In our fast-paced world, it seems like such availability is expected. Certainly, a partner at a BigLaw firm apparently thinks associates should, sorta. You can read about it on ABA Journal’s Law News Now and Above the Law. In a nutshell, a partner asked an associate to send a fax to a client before the latter left the office, but junior forgot to check his emails and never got the word.
My question to that partner is, “have you ever heard of the telephone?” If it was that important, why didn’t you pick up the damn phone and make sure it got done. Also, I don’t know about this guy, but I know I have failed to receive emails sent (or received them hours later – really) and others have not gotten some that I’ve sent.
But the issue is, do we really have to live our lives by the Blackberry or iPhone? Although in an earlier post I endorsed Dan Hull’s 12 Rules of client service, including “Be there for clients – 24/7,” I’m having second thoughts on the 24/7 part. Maybe it’s just because I’m getting tired of technology running my life.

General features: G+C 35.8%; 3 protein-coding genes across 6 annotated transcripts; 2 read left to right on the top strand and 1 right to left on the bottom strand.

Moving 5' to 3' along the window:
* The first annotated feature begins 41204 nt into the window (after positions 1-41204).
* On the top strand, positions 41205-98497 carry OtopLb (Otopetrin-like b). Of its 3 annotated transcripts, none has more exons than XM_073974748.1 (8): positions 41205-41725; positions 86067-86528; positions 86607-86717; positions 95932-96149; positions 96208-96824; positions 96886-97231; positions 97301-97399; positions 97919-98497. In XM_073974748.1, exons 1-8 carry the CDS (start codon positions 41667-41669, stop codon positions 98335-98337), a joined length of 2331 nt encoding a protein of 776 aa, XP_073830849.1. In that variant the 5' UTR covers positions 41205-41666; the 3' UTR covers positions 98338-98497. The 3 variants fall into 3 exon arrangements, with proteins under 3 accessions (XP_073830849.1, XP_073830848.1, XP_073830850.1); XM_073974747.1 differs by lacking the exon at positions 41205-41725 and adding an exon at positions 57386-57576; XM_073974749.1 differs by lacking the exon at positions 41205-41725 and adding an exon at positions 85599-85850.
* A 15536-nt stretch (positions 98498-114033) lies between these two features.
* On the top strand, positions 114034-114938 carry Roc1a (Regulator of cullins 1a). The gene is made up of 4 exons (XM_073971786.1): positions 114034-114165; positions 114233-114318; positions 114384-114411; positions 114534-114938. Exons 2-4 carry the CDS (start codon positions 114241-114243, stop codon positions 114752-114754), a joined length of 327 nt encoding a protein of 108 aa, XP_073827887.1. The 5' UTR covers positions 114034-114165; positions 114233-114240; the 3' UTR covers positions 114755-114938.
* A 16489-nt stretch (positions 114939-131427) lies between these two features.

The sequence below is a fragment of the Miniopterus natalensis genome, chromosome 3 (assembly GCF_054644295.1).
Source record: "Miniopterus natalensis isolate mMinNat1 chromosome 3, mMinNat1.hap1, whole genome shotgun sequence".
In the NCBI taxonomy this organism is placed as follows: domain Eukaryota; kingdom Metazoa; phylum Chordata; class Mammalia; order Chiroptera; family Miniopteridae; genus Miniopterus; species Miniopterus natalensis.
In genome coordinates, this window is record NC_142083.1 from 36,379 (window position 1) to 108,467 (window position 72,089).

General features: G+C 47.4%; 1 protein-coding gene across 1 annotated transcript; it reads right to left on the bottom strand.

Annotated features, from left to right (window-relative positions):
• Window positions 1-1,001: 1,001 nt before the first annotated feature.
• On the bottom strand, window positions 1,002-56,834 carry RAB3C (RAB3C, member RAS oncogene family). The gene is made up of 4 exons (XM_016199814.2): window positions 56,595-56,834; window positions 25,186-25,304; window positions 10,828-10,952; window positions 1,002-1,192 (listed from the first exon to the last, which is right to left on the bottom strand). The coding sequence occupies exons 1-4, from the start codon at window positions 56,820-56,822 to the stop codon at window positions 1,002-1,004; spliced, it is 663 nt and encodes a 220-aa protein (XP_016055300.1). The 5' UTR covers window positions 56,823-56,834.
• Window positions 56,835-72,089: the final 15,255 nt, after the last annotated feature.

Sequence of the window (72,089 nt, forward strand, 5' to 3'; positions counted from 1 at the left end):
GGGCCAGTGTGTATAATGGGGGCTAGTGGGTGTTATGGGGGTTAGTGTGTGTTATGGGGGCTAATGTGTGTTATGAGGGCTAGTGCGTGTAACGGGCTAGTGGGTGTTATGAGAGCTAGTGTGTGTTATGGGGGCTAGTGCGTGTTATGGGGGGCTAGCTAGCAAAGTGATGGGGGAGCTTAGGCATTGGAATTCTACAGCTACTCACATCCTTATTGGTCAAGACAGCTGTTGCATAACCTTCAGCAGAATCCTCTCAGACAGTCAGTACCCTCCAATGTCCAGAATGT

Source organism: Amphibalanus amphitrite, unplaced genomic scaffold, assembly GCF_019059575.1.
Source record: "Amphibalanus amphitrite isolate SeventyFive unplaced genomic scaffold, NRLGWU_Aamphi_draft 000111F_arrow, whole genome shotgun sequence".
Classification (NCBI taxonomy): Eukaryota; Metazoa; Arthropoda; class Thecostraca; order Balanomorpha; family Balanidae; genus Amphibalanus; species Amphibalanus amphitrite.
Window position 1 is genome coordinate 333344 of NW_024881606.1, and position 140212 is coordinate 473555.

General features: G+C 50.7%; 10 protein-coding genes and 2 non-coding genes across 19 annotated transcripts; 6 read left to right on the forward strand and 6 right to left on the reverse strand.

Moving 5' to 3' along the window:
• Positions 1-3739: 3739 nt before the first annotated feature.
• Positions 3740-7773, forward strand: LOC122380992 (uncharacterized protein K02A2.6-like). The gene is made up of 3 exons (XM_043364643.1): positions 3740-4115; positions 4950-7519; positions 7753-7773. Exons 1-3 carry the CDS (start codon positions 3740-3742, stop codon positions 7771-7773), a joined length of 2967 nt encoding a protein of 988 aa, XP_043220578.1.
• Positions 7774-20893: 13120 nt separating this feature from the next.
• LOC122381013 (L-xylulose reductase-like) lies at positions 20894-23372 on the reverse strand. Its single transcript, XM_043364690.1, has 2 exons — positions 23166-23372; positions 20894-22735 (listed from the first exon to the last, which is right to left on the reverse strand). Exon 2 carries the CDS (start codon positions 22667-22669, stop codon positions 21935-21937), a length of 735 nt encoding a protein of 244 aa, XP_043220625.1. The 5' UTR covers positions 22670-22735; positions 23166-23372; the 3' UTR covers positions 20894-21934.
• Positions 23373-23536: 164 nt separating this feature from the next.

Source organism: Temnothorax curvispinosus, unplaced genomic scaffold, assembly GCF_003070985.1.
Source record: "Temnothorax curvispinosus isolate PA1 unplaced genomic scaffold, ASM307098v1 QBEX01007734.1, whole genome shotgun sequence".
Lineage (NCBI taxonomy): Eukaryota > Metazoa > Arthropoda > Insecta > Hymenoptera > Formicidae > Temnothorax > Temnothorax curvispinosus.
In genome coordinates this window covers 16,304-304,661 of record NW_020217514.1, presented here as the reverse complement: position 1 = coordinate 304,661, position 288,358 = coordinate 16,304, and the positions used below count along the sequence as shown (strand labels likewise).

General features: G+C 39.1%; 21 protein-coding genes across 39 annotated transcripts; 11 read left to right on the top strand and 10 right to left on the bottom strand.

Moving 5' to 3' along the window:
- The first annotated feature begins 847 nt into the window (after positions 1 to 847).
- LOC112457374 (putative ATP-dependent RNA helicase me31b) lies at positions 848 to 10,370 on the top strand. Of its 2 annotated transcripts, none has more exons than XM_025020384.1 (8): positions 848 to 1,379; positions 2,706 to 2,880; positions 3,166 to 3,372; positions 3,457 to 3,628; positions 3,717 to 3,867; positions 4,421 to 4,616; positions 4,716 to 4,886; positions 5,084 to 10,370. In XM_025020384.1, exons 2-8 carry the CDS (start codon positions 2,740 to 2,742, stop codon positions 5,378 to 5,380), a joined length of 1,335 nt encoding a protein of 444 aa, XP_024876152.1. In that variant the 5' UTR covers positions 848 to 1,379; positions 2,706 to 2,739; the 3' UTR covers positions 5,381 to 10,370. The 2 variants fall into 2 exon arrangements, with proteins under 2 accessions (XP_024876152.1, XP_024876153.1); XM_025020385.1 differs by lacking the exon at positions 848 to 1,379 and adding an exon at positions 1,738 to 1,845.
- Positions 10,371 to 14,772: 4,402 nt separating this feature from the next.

Here’s a couple of options (at least when it comes to clients):
- Set a time that you will read and respond to emails (maybe that research project shouldn’t be interrupted willy-nilly); and
- Tell clients that you will be checking and responding to emails at certain times during the day, but they should not hesitate to call if something is urgent.
Associates in BigLaw, you’re on your own when it comes to firm emails.
There! I feel better, but I have to go. It’s approaching the hour, and I need to check my Blackberry.